high-moor.jpg (9270 bytes)

High Moor

books.gif (5187 bytes)

by Graeme Reynolds

 

Right off, I have to admit that I am a sucker for werewolves. I have always had a place in my heart for them, and I find them the most fascinating of all the creatures who go bump in the dark. So I am a willing reader of lycanthropic stories.

High Moor mostly delivers. The novel opens with an outbreak of werewolf-related violence in the UK some 20-plus years ago, people being torn apart in bloody orgies of destruction. The police are baffled by the deaths, and fear pervades the community. The storyline initially follows a young brother and sister and their friend, a cop who discovers the truth in the cause of the killings, and an American werewolf hunter.

It turns out that the initial killings are being done by a "moonstruck" werewolf, someone who cannot control her animal urges and becomes a mindless creature of death and destruction. Other weres try and keep a lid on the situation. They can control their changings, and they strive to blend into society, letting no one know of their abilities.

I will write up front that many of the prime characters meet their end, both back in the early part of the novel and then again when the timeline jumps up to the present. And most of their deaths are quite graphic in detail.

One of the difficulties in writing a tale where so many people die is how to describe their deaths in a way which elicits horror, but does not become mind-numbingly repetitive. Just how many ways can a writer describe a bite to the throat and still evoke a sense of horror? In this case, the author does a very credible job of managing this difficult task. The violence is quite gory, but each scene brings something new.

Characterization is a strong point in the novel. I usually find when reading that children are merely little adults, or on the other side of the scale, unbelievable golems without depth or substance. Reynolds, however, is able to create entirely believable and complex kids, kids who are different from each other and with their own personalities, but who are still kids in the proper stage of their mental development.

I also like the author's writing style in setting the stage for his story. His background descriptions of places, what other people are doing, and surrounding details give depth and a sense of verisimilitude to the tale while still being unobtrusive. These details don't intrude on the storyline but rather meld into one nice, fulfilling tale.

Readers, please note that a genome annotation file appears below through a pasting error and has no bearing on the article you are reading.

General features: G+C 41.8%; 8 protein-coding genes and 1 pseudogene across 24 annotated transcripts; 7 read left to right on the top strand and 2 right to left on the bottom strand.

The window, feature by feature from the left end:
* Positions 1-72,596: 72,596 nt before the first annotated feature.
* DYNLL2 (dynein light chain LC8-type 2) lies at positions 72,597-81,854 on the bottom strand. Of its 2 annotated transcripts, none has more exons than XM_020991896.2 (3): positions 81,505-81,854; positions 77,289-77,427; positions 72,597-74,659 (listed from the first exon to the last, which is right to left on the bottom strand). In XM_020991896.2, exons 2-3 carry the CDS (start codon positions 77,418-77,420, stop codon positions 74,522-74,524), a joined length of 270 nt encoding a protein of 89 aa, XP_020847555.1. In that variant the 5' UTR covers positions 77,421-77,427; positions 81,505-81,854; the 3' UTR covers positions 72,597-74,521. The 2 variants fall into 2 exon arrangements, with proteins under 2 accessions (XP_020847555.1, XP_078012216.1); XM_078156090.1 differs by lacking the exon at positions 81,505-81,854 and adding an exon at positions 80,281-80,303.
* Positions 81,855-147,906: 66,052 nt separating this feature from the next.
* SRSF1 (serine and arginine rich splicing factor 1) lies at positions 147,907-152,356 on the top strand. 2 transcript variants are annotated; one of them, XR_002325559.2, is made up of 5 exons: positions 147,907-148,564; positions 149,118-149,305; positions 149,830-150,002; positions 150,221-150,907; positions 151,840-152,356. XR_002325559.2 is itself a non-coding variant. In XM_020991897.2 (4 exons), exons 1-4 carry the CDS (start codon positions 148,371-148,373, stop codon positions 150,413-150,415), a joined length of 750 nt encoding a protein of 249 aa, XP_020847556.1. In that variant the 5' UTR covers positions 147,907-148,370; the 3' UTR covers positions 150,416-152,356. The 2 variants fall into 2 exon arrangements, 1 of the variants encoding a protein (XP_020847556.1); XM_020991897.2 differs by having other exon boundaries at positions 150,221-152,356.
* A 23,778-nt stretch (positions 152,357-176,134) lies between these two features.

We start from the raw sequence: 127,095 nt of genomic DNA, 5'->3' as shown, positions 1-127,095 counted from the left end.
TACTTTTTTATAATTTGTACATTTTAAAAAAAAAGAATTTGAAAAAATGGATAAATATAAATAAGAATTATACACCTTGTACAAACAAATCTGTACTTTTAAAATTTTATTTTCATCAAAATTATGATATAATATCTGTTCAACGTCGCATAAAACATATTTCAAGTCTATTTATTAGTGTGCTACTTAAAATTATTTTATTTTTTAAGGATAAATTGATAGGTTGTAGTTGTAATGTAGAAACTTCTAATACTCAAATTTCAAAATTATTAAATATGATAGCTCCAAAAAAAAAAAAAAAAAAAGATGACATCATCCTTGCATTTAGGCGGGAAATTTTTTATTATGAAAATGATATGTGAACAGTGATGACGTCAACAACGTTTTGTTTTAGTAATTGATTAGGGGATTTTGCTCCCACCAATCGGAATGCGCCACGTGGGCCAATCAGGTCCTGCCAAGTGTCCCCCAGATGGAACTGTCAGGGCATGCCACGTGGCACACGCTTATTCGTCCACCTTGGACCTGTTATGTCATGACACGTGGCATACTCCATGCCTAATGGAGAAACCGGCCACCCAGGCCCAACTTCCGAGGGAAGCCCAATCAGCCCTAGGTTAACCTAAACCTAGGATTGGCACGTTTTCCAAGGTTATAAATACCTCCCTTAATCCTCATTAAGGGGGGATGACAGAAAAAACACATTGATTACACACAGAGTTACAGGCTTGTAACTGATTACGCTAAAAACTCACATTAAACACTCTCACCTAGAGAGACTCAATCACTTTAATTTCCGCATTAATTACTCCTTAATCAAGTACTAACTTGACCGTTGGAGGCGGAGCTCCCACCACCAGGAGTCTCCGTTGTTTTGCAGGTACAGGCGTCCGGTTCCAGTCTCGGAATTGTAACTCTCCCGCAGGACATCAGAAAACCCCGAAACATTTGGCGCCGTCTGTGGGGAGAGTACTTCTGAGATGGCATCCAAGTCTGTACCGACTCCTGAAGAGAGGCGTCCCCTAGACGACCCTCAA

As a reader, I am somewhat of a stickler on being true to what a "real" werewolf is. Werewolves should not given powers which do not follow the traditional tales, nor should they exhibit weaknesses not traditionally attributed to them. Of course, I realize this is pretty silly as there is no biological basis for the werewolf myth, and while most civilizations have weres in their cultural identity, Chinese weres are different from European weres which are different from Native American weres which are different from Sub-Saharan African weres. But as I was first introduced to people changing into animals with the Western European werewolf myth, that is how I generally base the "authenticity" of stories about werewolves.

And Reynolds generally scores well on this somewhat specious area of judgement. His explanations mostly ring true, and events tend to reflect the myth. I was confused, though, on the difference between the Lon Chaney-type werewolf, who stands on his two legs and is rather manlike and the werewolves who actually turned into four-legged wolves. I may have missed it an explanation of that, but it was a little disconcerting to me on how the two separate versions of the werewolf myth interacted in this story. And as a "purist," (which is really a pretty silly concept with regards to a mythical creature) I give weight to the animal werewolves as I feel the two-legged man-like variety are basically creations of Hollywood, to the best of my knowledge, when there was no CGI and the easiest way to create a werewolf was to put an actor in a furry suit and give him some make-up.

On a weak note, I thought the ending was somewhat abrupt and lacking closure. I hope this is indicative that a sequel is in the offing.  And my feeling of unfinished business my have been influenced by the fact that I read this on a Kindle, and as there was a sample of another book following High Moor, I was at 94%, getting more and more excited but knowing that there was still 5% of the novel left to bring the tale to a conclusion. Then, the novel suddenly ended, to my surprise.

Overall, this is really quite a good book. I enjoyed it. Yes, I like werewolf stories and would enjoy a werewolf novel more than, let's say, a vampire novel written with the same degree of competence. But I do think this novel would be enjoyable to anyone regardless of their predilection to werewolves in general.

 

For more reviews or to buy High Moor from Amazon.com, click here.

 

Back